Today, more people have access to data rights and protection across different States and industries than ever before, making it easier for individuals to take legal action against businesses in certain states if they are not complying with data protection laws. In fact, every State today is either currently building or adopting a protection guideline or rule around data privacy. The California Consumer Privacy Act (CCPA), for example, is one of the most robust State legislations out there pertaining to data privacy. Enacted in 2018 and due to be enforced starting on July 1 2020, it takes after the European Union’s GDPR requirements and its impact has been deeply felt. For example, large companies operating in the California economy are heavily focusing on CCPA because of the serious risks and responsibility introduced by the new legislation. 

What are the top 3 actions your company can do to remain compliant?  

As information comes into your organization, you are automatically obligated to have care, custody, and control over it—even if you end up doing nothing with that data. If you have it, you are responsible for it. So, to ensure that your company matures with data privacy or data retention laws, we recommend starting with these three things:   

1. Provide consumers and employees with a consent and disclosure form  

The first best thing your organization can do is be upfront about how you collect and use data and then ask a user’s permission to do exactly that. Transparency is key when it comes to managing someone’s data and it will create good rapport with users who now understand what the expectations are. You can provide consent and disclosure forms anywhere from email tags to website landing pages or pop ups.  

2. Define a data sensitivity scheme that works for your business

What information do you have? Where do you put that information? Building out an inventory of every piece of data and creating categories of sensitivity (is this data something highly sensitive?) is a great way to stay on top of all of your data and provide the necessary protections. For example, distinguish between what types of data are public and have low sensitivity vs. other kinds of sensitive data categories such as “employee sensitive,” “customer sensitive,” or “business sensitive.” Once you create a simple schema, the next step will be to map it to the data you already have today.  

3. Only collect, use and store the information that you need 

In order to know how to index and search for information, you need to map your sensitivity schema to the data that your company currently maintains. If you, for example, have backups of sensitive data, you need to know where those backups are stored. By having a legacy model of what information you have and where it is located, you are prepared to comply with any data inquiries and can start taking proactive action about what happens to certain types of data. Maybe certain types of sensitive information are no longer going to be put in this system. Or maybe you plan to delete your email after 90 days. Now you know exactly how each piece of data is processed and where it goes.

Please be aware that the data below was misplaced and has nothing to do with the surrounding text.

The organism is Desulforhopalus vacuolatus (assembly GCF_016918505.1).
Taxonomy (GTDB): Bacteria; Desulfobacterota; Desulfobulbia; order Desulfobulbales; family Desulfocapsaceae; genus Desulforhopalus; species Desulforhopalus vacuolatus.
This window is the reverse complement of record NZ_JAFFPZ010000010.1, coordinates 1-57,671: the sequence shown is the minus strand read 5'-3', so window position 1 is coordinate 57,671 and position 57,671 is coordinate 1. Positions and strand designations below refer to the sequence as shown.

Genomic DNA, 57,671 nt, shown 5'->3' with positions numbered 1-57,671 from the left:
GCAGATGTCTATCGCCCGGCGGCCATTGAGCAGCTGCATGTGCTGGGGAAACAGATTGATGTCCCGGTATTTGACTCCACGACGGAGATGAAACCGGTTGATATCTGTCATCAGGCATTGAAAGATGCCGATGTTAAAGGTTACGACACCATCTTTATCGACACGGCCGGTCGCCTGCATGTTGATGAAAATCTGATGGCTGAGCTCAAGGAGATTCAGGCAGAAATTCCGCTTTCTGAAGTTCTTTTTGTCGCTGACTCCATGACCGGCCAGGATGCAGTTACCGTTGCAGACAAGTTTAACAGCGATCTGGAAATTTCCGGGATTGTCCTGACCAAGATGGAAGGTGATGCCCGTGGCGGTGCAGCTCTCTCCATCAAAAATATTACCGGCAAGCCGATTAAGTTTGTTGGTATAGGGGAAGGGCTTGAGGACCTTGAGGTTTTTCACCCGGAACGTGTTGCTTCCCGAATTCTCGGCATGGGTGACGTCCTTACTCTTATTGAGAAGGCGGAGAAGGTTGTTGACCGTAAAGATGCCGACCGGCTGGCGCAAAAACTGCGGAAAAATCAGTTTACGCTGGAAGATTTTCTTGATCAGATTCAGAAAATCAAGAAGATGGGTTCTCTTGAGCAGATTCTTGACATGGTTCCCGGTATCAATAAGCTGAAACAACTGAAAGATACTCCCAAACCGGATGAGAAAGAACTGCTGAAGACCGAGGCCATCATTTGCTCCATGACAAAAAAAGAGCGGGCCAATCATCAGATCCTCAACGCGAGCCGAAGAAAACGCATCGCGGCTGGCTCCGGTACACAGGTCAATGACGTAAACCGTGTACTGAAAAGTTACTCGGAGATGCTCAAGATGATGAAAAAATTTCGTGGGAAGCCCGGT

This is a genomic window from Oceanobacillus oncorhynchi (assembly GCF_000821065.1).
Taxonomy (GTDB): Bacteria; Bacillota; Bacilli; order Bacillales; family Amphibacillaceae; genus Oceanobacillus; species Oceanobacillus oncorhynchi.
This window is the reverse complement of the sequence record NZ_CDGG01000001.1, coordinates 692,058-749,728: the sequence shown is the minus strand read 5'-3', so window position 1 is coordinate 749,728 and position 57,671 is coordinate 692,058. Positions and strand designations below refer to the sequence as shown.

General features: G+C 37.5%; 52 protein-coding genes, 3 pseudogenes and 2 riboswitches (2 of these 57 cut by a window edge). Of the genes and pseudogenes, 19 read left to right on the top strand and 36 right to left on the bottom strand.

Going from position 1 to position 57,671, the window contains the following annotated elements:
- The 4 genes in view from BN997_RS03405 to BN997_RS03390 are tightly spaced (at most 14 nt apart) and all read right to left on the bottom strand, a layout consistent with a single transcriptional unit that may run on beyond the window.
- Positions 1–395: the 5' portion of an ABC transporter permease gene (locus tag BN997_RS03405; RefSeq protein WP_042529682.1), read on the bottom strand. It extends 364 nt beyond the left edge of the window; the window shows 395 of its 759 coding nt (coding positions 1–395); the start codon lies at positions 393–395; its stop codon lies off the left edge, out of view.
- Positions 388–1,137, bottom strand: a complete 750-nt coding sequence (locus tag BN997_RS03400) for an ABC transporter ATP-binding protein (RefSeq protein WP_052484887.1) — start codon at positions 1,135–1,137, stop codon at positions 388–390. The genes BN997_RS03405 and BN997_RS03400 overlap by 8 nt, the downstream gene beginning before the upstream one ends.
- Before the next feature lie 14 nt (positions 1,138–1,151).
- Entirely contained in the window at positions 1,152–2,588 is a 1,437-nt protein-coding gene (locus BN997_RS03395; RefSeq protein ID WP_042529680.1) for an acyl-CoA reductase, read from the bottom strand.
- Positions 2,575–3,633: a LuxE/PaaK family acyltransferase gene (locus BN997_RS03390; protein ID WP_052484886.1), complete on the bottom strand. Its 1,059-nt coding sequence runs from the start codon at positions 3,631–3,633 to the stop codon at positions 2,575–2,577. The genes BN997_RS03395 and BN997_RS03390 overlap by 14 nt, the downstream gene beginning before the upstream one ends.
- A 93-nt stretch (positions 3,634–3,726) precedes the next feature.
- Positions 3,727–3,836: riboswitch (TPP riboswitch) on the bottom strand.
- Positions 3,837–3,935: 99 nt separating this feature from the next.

Every company in the United States is probably at risk when it comes to federal and state-based data requirements. And the consequences for that risk are growing; now with these new privacy rules in place, individuals can more easily make a request for data being collected on them. And they don’t have to expend much money or energy to do that. As more and more digital information about customers and employees is exposed, companies are going to start seeing more regulatory oversight, including citations and litigations. So, in order to ensure that your company stays protected, it’s crucial to follow our 3 rules to better maintain and protect every piece of data in your possession. Another good practice is to also embrace better security solutions that prevent your company from falling victim to a data breach. 

How does Microsoft 365 or Office 365 suite help you stay secure?  

Both Microsoft solutions will enable you to protect your sensitive data that is stored inside those services. Microsoft uses GDPR as an example model given that it is the most comprehensive data protection law out there, but you can apply the same process for discovering, classifying, protecting, and monitoring personal data to achieve compliance with many other regulations.

For more information, read more in Microsoft’s Overview of Office 365 Information Protection for GDPRIf you have any further questions or concerns about data privacy, contact TechWise Group today.